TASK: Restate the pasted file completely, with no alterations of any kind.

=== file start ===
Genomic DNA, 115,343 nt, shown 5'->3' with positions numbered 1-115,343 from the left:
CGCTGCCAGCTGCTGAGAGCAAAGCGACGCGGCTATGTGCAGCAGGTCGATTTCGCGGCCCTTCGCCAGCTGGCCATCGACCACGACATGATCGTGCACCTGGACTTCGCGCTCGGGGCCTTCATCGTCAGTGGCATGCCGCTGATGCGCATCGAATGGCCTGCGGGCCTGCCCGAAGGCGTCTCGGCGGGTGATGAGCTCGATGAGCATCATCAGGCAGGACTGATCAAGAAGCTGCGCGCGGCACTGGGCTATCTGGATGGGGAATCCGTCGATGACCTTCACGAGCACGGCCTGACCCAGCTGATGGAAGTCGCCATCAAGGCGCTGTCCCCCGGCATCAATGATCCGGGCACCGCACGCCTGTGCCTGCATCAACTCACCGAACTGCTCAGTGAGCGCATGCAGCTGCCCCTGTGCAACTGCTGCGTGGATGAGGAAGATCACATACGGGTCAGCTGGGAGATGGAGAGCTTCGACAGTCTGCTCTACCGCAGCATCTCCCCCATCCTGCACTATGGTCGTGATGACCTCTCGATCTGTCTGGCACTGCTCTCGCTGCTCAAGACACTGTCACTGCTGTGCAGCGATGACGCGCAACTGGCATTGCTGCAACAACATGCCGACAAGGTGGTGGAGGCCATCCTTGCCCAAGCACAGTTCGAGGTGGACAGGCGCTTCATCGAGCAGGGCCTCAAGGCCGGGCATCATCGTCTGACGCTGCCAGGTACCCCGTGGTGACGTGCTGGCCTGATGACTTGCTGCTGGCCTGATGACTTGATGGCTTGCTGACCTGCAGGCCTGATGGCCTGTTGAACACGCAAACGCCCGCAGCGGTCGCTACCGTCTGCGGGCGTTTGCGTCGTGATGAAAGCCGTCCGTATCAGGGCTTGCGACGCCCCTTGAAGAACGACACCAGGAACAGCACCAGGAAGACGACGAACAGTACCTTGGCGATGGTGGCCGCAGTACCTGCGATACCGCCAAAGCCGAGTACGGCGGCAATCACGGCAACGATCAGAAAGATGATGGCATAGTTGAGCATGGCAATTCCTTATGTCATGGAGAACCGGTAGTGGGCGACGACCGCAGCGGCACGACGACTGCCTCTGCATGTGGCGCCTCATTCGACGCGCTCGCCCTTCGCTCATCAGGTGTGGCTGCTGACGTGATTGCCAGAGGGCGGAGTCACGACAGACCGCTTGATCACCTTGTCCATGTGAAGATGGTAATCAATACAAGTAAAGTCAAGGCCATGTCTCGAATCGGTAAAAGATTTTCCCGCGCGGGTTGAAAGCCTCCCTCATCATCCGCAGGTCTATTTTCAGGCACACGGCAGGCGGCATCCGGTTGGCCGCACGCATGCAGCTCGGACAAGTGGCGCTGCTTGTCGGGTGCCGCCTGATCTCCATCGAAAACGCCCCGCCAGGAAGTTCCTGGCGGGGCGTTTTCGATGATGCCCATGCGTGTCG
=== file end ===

Genomic DNA, 115,343 nt, shown 5'->3' with positions numbered 1-115,343 from the left:
CGCTGCCAGCTGCTGAGAGCAAAGCGACGCGGCTATGTGCAGCAGGTCGATTTCGCGGCCCTTCGCCAGCTGGCCATCGACCACGACATGATCGTGCACCTGGACTTCGCGCTCGGGGCCTTCATCGTCAGTGGCATGCCGCTGATGCGCATCGAATGGCCTGCGGGCCTGCCCGAAGGCGTCTCGGCGGGTGATGAGCTCGATGAGCATCATCAGGCAGGACTGATCAAGAAGCTGCGCGCGGCACTGGGCTATCTGGATGGGGAATCCGTCGATGACCTTCACGAGCACGGCCTGACCCAGCTGATGGAAGTCGCCATCAAGGCGCTGTCCCCCGGCATCAATGATCCGGGCACCGCACGCCTGTGCCTGCATCAACTCACCGAACTGCTCAGTGAGCGCATGCAGCTGCCCCTGTGCAACTGCTGCGTGGATGAGGAAGATCACATACGGGTCAGCTGGGAGATGGAGAGCTTCGACAGTCTGCTCTACCGCAGCATCTCCCCCATCCTGCACTATGGTCGTGATGACCTCTCGATCTGTCTGGCACTGCTCTCGCTGCTCAAGACACTGTCACTGCTGTGCAGCGATGACGCGCAACTGGCATTGCTGCAACAACATGCCGACAAGGTGGTGGAGGCCATCCTTGCCCAAGCACAGTTCGAGGTGGACAGGCGCTTCATCGAGCAGGGCCTCAAGGCCGGGCATCATCGTCTGACGCTGCCAGGTACCCCGTGGTGACGTGCTGGCCTGATGACTTGCTGCTGGCCTGATGACTTGATGGCTTGCTGACCTGCAGGCCTGATGGCCTGTTGAACACGCAAACGCCCGCAGCGGTCGCTACCGTCTGCGGGCGTTTGCGTCGTGATGAAAGCCGTCCGTATCAGGGCTTGCGACGCCCCTTGAAGAACGACACCAGGAACAGCACCAGGAAGACGACGAACAGTACCTTGGCGATGGTGGCCGCAGTACCTGCGATACCGCCAAAGCCGAGTACGGCGGCAATCACGGCAACGATCAGAAAGATGATGGCATAGTTGAGCATGGCAATTCCTTATGTCATGGAGAACCGGTAGTGGGCGACGACCGCAGCGGCACGACGACTGCCTCTGCATGTGGCGCCTCATTCGACGCGCTCGCCCTTCGCTCATCAGGTGTGGCTGCTGACGTGATTGCCAGAGGGCGGAGTCACGACAGACCGCTTGATCACCTTGTCCATGTGAAGATGGTAATCAATACAAGTAAAGTCAAGGCCATGTCTCGAATCGGTAAAAGATTTTCCCGCGCGGGTTGAAAGCCTCCCTCATCATCCGCAGGTCTATTTTCAGGCACACGGCAGGCGGCATCCGGTTGGCCGCACGCATGCAGCTCGGACAAGTGGCGCTGCTTGTCGGGTGCCGCCTGATCTCCATCGAAAACGCCCCGCCAGGAAGTTCCTGGCGGGGCGTTTTCGATGATGCCCATGCGTGTCG